College Access Programs: Reaching Students in Rural Areas

Last week, the National College Access Network hosted its conference, “Changing the Odds: College Success for All,” in Las Vegas and included both in-person and virtual events. The virtual conference spanned all three days, with as many as six virtual events held in one day. The Wednesday Webinar, Long Distance Relationships in College Access; How to Make Them Work, focused on building relationships and communicating with individuals transitioning from high school to college who live in more remote, particularly rural, areas. The Webinar discussed some of the general challenges that can arise for college access professionals in reaching rural students and their families, including increased difficulties that may arise when students and their families live farther away from the direct community. Marsha Watson (College Knowledge Project –Mississippi), Amber Lange (Emerging Scholars Program – South Carolina), and Catalina Hernandez (Illinois College Advising Corps – Illinois) talked about their respective programs and the tools they used to keep in touch with students and families in more distant geographical areas.

Watson outlined the College Knowledge Project’s combined methods of outreach in Mississippi, including building community partnerships and opportunities for professional development. With a diverse target audience– ranging from community leaders to low-income students, students in high school and middle school, and non-traditional or first-generation college students–the project’s Web site provides many resources to inform all stakeholder levels. The program also strives to physically meet students and their families where they are most likely to be. For instance, the project held a college access marketing campaign, which provided opportunities for staff to talk to students and parents at athletic events. Watson noted that despite living far from their general high school community, students and parents were likely to be present at these types of events and therefore available to hear what the College Knowledge Project has to offer regarding college options.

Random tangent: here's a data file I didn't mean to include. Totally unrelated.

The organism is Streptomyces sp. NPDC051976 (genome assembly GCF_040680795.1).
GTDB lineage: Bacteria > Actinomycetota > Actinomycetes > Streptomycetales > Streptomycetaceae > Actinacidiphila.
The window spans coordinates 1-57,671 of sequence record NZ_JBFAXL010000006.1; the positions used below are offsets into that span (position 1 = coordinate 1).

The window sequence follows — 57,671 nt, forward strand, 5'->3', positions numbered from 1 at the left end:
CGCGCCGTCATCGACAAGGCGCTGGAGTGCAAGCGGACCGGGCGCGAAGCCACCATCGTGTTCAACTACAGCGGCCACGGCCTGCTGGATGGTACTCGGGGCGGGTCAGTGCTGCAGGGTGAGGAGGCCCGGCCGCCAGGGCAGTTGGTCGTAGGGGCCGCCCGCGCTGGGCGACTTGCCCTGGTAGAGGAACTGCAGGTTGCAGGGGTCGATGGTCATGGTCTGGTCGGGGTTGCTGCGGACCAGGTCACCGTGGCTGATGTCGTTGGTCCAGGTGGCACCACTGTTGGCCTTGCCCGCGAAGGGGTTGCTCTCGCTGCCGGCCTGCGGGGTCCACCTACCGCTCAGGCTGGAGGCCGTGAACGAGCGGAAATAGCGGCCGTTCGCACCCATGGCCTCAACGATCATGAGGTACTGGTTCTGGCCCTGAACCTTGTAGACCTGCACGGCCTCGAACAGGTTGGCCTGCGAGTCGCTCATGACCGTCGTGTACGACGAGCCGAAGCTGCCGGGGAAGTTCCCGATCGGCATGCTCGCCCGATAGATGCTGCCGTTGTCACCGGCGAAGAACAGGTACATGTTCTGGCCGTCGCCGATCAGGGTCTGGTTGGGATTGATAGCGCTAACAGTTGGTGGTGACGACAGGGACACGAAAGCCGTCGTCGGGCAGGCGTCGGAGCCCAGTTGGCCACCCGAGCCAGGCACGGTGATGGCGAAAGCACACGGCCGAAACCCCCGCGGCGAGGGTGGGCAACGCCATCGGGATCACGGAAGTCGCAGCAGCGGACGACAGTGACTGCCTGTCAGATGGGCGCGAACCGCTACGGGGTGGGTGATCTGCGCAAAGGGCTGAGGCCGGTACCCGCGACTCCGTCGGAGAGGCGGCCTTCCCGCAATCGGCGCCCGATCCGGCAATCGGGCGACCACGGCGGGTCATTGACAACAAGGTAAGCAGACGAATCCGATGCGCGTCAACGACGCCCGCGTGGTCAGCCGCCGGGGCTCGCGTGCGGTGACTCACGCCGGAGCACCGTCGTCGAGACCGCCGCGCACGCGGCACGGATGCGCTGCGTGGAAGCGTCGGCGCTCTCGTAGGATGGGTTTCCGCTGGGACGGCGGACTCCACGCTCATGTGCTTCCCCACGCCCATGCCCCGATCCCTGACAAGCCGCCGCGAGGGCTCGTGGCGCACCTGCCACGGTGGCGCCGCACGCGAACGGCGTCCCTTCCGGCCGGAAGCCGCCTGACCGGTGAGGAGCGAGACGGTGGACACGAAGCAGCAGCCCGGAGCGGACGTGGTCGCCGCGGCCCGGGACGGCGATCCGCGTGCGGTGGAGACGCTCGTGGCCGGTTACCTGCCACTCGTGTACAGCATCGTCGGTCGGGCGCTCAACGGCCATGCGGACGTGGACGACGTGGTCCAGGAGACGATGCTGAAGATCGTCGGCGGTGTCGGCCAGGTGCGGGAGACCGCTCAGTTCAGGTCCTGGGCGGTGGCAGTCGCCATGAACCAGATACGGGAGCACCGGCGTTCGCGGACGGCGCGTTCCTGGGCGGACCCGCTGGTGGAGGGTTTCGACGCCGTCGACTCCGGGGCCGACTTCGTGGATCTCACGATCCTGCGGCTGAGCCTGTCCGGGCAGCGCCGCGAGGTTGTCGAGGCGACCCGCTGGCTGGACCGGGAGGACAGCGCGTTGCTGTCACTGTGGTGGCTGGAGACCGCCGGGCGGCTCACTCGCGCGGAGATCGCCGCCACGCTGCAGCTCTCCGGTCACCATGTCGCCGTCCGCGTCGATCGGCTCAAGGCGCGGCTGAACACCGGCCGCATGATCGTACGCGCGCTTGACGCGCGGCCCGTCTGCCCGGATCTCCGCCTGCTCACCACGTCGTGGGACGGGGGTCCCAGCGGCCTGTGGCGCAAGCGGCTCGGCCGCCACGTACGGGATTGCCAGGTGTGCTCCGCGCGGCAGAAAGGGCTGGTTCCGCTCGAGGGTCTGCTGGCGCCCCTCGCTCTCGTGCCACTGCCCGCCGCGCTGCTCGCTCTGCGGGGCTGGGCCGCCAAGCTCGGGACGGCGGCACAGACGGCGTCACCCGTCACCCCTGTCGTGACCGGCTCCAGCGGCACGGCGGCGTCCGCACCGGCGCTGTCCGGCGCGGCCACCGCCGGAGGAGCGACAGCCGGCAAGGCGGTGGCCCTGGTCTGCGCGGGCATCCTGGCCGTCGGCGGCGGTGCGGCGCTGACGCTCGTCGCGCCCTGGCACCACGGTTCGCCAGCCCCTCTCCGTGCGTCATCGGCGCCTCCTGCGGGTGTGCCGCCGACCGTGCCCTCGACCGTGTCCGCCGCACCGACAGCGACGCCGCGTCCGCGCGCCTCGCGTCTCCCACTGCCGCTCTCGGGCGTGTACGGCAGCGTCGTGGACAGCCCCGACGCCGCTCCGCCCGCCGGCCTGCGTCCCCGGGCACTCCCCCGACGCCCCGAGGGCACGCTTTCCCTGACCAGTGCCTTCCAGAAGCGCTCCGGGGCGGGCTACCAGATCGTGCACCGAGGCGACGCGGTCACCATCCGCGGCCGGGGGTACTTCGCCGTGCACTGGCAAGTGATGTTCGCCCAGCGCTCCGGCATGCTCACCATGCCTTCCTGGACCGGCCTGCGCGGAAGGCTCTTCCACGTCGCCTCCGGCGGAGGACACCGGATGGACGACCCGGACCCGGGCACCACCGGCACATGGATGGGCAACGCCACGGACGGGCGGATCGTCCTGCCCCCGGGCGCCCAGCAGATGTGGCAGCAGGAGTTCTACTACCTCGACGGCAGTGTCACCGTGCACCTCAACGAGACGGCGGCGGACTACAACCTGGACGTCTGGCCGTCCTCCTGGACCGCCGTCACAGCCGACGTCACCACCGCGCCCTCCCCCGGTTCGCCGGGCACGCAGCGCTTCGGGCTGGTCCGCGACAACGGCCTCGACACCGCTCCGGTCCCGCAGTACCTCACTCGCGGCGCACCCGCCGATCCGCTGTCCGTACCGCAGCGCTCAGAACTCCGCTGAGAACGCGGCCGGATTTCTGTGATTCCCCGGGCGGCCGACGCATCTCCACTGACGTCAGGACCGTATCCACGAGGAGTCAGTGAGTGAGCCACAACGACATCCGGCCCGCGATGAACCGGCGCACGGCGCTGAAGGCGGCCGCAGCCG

Lange discussed South Carolina’s Emerging Scholar Program, which has existed at Clemson University since 2002. While it is housed within the university, its purpose is not solely to promote college access to Clemson, Lange emphasized. The program targets low-income and first-generation students via a three-phase program that takes place in the summers prior to students’ sophomore, junior, and senior years of high school. In each phase, students are exposed to a variety of resources and skills’ practices, including team building, academic evaluations, collaboration, reading, writing, mathematics, college access information, and college application planning. Seniors are also taken on a day college trip to Atlanta to visit Morehouse, Spellman and Clark-Atlanta [1]. The program also holds activities during the school year. It boasts a success rate of 100% for graduation and a 90% rate of students continuing past high school either in college or the military.

Hernandez outlined the mission of the Illinois College Advising Corps (ICAC), which is “to increase college attendance and completion by Illinois students, particularly those who are low income, underserved and first generation.” Modeled after the National College Advising Corps, the ICAC’s Access Corps follows a “Near Peer” model where recent graduates of the University of Illinois serve as advisers in the high schools. The program recently received a grant from Texas Guaranteed (TG) to create a retention model for students (specifically those who are low-income and attending a state university/community college). In its pilot year, the program’s Retention Corps matched 419 students to a Public University or Community College in the fall of 2011, and 404 in the spring of 2012. Eighty-seven percent of the program’s students are of an ethnic minority, and 86% come from low-income families. You can read more about the grant, “Illinois Completes College,” here.

Note: This blog post was originally authored under the auspices of the National High School Center at the American Institutes for Research (AIR). The National High School Center’s blog, High School Matters, which ran until March 2013, provided an objective perspective on the latest research, issues, and events that affected high school improvement. The CCRS Center plans to continue relevant work originally developed under the National High School Center grant. National High School Center blog posts that pertain to CCRS Center issues are included on this website as a resource to our stakeholders.

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